Although this flower is available in a variety of forms, it's the charming cup-and-saucer flower shape that's captured gardeners' hearts. Technically a biennial (produces only foliage the first year, flowers the second, then dies), in warmer parts of the country it often will bloom in just one year. It's sometimes called bellflower, and is available in white, pink and blue, growing 2 to 4 feet tall.
- Skill level:
Things you need
- Compost Makers
- Garden Spades
- Garden Trowels
- Sphagnum Peat Moss
- Watering Cans
Look for Canterbury bell seedlings at your local nursery in spring. Although seedlings are sometimes available, this flower is still somewhat unusual and is usually grown from seed.
Start seeds indoors 6 to 10 weeks before your region's last frost date.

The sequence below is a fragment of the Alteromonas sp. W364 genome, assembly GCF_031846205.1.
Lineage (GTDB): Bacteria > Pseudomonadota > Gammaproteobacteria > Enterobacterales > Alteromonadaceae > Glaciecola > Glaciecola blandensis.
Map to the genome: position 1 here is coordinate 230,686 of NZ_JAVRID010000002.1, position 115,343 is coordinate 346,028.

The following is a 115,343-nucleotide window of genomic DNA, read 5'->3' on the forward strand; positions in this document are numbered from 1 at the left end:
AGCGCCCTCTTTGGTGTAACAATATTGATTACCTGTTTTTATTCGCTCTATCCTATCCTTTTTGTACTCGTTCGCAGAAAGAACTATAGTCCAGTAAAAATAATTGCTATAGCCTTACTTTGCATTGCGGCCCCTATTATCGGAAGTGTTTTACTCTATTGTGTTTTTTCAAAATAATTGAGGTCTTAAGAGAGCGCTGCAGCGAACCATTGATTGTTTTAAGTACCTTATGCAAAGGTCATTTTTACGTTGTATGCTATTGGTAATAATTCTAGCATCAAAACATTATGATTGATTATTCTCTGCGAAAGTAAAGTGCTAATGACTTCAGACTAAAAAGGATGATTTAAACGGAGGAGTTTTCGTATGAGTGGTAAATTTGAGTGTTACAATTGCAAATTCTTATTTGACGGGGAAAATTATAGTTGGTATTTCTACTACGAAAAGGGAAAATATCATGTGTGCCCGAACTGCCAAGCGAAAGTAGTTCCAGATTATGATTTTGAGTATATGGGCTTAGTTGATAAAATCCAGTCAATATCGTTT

Transplant outdoors in rich, well-drained soil that has plenty of compost or sphagnum peat moss worked in. Canterbury bells need a site in full sun to light shade.
Keep soil moist. Canterbury bells demand little care other than adequate moisture.
Consider fertilizing every two to three months during the growing season for best height and heaviest bloom.
Pull plants up after the first frost.
Tips and warnings
- In Zones 7 and above of the U.S.D.A. Plant Hardiness Map, plant Canterbury bells where you'd like them to bloom. In cooler parts of the country, plant seeds or seedlings in a vegetable or nursery bed the first year. Transplant into their final spot in spring of the second year, when they'll bloom in early summer.
- In Zones 5 and colder of the U.S.D.A. Plant Hardiness Map, mulch your Canterbury bells over the winter with straw or evergreen bough to make sure the plants survive the cold.